If a sacrament is an ordinary action or substance through which the grace of God flows to those that are in need, those that are hurting, then by living as a disciple our very lives become sacramental. As we live the life that Jesus describes in Luke 6, we bring blessing, and the power of God's Spirit and grace flows through us.
We continue our look into Luke 6 and Jesus' description of the life of a disciple.
The life that leads to blessings is a life that is predicated upon reacting to those who hate you in the same way that Jesus does. The disciple doesn't seek to have it his or her way but instead is willing to consider other's needs as more important. The disciple will be blessed by giving freely to those who would take; disciples will be mocked and rejected by others when they choose to respond in love rather than retribution. They may be called cowards for praying for their enemies, but Jesus will call them friends.
The signs of blessings are not what we expect in our world today.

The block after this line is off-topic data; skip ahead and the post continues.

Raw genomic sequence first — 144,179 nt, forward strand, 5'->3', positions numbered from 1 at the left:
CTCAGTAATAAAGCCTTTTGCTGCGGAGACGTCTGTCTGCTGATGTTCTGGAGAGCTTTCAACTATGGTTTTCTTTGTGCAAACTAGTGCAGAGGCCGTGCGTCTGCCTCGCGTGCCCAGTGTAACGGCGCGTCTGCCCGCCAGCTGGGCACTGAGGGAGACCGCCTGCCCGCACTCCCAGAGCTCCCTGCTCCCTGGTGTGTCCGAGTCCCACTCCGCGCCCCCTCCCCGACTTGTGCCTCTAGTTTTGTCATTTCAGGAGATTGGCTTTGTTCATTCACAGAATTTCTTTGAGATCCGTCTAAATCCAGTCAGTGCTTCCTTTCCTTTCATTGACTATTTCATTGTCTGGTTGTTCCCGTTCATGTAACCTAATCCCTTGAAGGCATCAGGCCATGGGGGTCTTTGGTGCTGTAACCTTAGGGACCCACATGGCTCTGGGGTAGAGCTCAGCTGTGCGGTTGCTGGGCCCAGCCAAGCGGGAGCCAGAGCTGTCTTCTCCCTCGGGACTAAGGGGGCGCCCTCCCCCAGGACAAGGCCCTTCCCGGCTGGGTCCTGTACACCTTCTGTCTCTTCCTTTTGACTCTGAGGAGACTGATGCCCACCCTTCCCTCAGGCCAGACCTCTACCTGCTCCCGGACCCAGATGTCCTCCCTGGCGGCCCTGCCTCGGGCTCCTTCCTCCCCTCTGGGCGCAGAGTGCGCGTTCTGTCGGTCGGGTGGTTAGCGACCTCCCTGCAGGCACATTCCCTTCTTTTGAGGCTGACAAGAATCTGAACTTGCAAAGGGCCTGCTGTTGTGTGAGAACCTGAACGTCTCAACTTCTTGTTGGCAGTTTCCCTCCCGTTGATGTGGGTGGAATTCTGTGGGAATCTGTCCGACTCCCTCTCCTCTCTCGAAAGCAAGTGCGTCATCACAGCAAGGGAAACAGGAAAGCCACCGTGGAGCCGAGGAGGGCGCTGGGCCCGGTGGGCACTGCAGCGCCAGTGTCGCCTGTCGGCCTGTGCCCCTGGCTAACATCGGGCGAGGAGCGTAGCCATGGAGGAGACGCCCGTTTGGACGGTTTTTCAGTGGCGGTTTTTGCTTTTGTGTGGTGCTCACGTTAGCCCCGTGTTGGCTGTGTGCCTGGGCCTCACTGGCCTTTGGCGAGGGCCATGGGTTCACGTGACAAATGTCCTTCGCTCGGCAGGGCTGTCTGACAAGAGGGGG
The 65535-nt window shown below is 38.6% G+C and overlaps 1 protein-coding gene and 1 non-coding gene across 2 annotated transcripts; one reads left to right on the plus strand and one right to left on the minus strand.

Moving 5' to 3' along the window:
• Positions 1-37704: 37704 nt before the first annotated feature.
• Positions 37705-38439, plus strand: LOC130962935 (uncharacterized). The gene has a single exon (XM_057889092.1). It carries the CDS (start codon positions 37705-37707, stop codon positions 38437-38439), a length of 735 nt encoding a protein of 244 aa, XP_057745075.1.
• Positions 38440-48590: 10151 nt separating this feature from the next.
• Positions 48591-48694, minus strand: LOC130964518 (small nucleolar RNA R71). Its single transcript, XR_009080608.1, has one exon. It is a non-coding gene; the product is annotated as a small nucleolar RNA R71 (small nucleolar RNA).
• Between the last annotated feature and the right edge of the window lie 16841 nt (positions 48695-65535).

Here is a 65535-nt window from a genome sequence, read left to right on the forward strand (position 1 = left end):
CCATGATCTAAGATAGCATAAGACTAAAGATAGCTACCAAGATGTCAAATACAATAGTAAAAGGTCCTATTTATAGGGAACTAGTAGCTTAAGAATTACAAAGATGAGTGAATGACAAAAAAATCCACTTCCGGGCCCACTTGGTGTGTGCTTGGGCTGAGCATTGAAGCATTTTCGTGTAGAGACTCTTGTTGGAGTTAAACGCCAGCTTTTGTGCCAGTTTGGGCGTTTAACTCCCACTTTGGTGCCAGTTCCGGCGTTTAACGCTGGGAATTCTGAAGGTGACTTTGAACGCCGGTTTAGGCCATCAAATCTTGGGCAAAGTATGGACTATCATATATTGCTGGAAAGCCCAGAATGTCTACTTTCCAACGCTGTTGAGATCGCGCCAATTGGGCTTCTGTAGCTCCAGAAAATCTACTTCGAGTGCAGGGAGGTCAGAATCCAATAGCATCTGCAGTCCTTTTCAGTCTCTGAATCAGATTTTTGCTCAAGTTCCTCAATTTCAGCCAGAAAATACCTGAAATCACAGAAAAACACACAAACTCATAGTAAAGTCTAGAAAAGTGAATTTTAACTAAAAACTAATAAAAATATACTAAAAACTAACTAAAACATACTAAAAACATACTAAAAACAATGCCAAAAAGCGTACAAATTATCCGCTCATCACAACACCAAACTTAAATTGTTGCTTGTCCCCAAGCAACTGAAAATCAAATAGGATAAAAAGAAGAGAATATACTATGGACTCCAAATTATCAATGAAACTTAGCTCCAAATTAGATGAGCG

The beginning of our journey into discipleship begins when we decide to share in God's desire for all the world to be reconciled in Jesus Christ; it is when we decide to love rather than to be right. The disciple can be content because discipleship is about living, about being a blessing to those who are hurting.
Are we living as disciples of Christ or are we merely churchgoers? Christian teaching is necessary, but it cannot be the only source of spiritual truth in the believer's life. There are times that Christian teaching doesn't quite match up with Jesus' teaching and times when belief is not being put into action, perhaps because what Jesus describes as the expected life of his followers may be too uncomfortable for us. At these times, it is easy to default to what we have been told, rest in our arguments, than to live the life of love. This is the introduction to a closer look at Jesus' teachings about discipleship found in Luke 6.
There is no way that any one person can navigate this thing called life successfully alone: Cooperation and mutual concern are demands. When we start to see ourselves as part of a whole, serving a purpose far greater than any one we would devise on our own, perhaps we will start to be able to experience the fullness of God's blessing.
The dry, barren times in our lives can very well be the best times to see God doing amazing things. In these time, if we would but look up from our routine, we might catch a glimpse of the burning bush and hear God's invitation to be a part of something wonderful.